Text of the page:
Companies and nations rely on innovation to improve productivity and fuel economic growth, but they don't necessarily have to excel at originating research to be competitive – adopting and applying key innovations successfully is what really matters.

In times of recession and uncertainty, defending key innovation choices becomes critical, according to Gartner which examines the importance of technology adoption timing in the newly released book "Mastering the Hype Cycle: How to Choose the Right Innovation at the Right Time", published by Harvard Business Press.
Mark Raskino, vice-president and Gartner Fellow,  and co-author Jackie Fenn, also a vice-president and Gartner Fellow, call the repeated pattern of over-inflated expectations, subsequent disillusionment, and eventual assimilation the "hype cycle".
"To make a good decision about when to adopt an innovation, you need to balance three variables: how potentially valuable the innovation is to you, how mature the innovation currently is, and how good your organisation is at tolerating and managing risk," says Raskino.
"The hype cycle is a particularly useful management decision tool when organisations are entering a downturn. Use the hype cycle to check the strategic wisdom of your decisions about what to drop and what to keep within your project portfolio. It¹s easy to make mistakes under time pressure that you will bitterly regret later in the economic cycle.
"The goal is to be selectively aggressive in adopting innovations that could cut costs ­ which sounds simple but can be deceptively difficult to achieve when everyone around you becomes risk averse," he adds. "The constant barrage of positive and negative hype, the peaks and troughs of hype cycles for every innovation pressure organisations to respond unwisely by adopting too early, giving up too soon, adopting too late, or hanging on too long. These are the four traps of the hype cycle."
It would be really easy for companies to cancel some key IT enabled business change projects in 2009 simply because they are based on "unfashionable" technologies the market has recently turned against. Once you know how that "trough of disillusionment" process works, it becomes clear that ditching some of these might be the worst decision you could make.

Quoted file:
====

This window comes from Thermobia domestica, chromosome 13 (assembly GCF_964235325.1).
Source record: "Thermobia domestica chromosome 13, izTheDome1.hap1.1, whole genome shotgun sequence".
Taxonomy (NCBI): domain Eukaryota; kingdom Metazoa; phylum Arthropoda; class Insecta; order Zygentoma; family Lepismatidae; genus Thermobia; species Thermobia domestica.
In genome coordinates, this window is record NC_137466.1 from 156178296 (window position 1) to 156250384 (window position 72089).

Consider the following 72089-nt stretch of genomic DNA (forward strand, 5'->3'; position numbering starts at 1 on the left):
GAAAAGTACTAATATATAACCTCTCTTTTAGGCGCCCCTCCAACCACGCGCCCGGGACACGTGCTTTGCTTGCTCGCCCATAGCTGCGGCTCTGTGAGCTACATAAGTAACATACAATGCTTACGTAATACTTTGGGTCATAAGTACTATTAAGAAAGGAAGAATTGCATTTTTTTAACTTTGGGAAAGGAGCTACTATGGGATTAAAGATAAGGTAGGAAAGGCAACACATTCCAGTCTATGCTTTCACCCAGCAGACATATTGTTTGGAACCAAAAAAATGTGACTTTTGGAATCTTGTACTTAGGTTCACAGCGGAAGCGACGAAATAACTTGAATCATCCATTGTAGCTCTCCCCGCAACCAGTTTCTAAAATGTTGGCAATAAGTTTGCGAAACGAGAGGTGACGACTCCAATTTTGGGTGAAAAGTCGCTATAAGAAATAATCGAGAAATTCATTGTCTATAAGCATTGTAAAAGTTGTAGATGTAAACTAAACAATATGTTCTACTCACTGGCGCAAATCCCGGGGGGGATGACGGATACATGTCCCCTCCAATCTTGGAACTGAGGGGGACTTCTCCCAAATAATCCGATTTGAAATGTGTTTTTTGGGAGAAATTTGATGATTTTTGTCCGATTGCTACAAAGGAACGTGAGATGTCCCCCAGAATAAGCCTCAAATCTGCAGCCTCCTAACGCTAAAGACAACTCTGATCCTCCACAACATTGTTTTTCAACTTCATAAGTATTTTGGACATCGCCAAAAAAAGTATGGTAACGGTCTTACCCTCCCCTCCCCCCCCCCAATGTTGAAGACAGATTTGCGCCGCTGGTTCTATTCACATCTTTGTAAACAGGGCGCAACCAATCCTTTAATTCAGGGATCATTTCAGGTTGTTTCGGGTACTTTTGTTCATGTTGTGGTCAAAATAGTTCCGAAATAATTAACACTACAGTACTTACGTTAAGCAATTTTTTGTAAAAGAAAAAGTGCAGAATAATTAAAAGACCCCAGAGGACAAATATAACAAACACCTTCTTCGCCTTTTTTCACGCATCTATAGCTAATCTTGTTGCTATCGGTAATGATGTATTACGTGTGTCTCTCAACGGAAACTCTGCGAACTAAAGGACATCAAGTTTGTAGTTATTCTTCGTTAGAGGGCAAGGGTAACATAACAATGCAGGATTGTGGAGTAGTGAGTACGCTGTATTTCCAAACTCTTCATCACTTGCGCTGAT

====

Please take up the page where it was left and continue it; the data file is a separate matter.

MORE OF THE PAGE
While it's important to understand the traps that can snare unwary adopters, it¹s equally important to examine the opportunities that arise from the inevitability of the hype cycle.
"We see two types of opportunities arising from the hype cycle. The first set of opportunities comes from timing your adoption of each innovation with precision to optimise the amount of value you can derive. If you¹re going to invest your organisation¹s time and money in an innovation, you want to make sure not only that it¹s the right one but that you jump in at the time that gives you the longest lifetime value at an acceptable level of risk," says Raskino.
"The second type of opportunity lies in harnessing the energy of the hype cycle in the broader marketplace by taking advantage of the needs and actions of other players.
"If you can be smarter than the crowd even some of the time in avoiding the money pits of adopting too early or giving up too soon, and the lost opportunity costs of adopting too late or hanging on too long, you'll come out ahead."
IT organisations should establish a proactive process to formally monitor, evaluate, and select emerging technologies to bring into the organisation for the right purpose at the right time.
Gartner's STREET (scope, track, rank, evaluate, evangelise, and transfer) framework provides a structured approach and best practices at each stage of the emerging technology planning process. STREET follows a traditional process of focusing on innovation on the organisation's business objectives, generating ideas and selecting the best ideas for implementation.
This includes:
* Scope: decide what your company values and determine your company's ability and desire to manage risk;
* Track: seek out relevant innovations from a broad range of sources and track their progress along the hype cycle to notice relevant advances in their maturity;
* Rank: identify innovations that look most likely to bring significant benefits to your organisation within a timeframe that fits your risk profile;
* Evaluate: use research, prototypes, and pilots to better understand the benefits, costs, and risks associated with adopting each innovation, make strategic decisions about which innovations to adopt, which to shelve and revisit, and which innovations not to adopt;
* Evangelise: rally support for the chosen innovation with key players who can help champion the innovation and ensure its operational success; and
* Transfer: spark the enthusiasm and sense of ownership required for the innovation to take hold